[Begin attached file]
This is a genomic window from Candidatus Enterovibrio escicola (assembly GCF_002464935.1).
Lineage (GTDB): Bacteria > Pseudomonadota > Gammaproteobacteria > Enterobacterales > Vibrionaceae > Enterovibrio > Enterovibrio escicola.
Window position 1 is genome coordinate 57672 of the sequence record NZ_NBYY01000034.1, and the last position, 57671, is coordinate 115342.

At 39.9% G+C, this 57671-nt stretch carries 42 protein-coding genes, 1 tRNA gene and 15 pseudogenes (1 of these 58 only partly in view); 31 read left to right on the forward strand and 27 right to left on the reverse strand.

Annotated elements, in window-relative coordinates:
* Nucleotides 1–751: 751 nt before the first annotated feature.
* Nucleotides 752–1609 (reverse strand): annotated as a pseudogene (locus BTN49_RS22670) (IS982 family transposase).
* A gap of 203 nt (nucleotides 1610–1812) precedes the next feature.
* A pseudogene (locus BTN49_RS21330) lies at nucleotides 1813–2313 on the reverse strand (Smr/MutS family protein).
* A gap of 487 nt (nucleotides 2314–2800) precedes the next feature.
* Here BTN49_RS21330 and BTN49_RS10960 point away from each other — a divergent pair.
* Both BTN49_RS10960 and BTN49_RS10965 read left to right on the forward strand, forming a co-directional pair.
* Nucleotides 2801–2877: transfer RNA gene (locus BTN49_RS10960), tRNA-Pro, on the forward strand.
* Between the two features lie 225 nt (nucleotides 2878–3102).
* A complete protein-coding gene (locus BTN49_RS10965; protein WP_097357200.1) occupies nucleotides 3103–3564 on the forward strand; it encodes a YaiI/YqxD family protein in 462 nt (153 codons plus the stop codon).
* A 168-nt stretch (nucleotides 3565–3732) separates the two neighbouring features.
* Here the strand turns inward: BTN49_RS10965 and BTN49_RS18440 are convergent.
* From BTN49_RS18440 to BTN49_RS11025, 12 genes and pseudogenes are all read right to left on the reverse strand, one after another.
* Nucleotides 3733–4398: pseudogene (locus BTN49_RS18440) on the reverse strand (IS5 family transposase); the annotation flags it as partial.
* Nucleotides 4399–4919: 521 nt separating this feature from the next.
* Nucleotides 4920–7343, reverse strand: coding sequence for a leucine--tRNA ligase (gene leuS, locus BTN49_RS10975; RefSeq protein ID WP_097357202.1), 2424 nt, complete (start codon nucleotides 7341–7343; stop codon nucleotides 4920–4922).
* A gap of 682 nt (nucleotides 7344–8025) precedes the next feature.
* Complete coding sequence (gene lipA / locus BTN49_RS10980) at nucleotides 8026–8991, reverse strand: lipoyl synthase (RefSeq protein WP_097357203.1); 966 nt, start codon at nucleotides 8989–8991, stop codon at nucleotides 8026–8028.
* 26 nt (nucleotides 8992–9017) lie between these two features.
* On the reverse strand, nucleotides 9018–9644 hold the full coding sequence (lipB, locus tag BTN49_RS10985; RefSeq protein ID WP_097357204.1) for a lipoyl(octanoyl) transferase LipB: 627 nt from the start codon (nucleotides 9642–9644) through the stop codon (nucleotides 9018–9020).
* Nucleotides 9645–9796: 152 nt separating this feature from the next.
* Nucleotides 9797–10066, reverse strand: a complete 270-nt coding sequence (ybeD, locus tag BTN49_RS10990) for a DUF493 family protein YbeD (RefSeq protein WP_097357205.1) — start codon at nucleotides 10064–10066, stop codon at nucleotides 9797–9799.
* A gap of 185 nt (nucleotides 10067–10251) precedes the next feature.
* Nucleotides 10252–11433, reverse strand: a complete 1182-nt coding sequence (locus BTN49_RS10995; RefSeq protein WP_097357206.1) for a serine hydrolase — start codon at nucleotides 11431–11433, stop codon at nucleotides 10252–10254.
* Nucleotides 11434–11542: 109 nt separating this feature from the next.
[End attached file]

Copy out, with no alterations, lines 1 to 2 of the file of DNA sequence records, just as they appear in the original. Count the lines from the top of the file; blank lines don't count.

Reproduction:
This is a genomic window from Candidatus Enterovibrio escicola (assembly GCF_002464935.1).
Lineage (GTDB): Bacteria > Pseudomonadota > Gammaproteobacteria > Enterobacterales > Vibrionaceae > Enterovibrio > Enterovibrio escicola.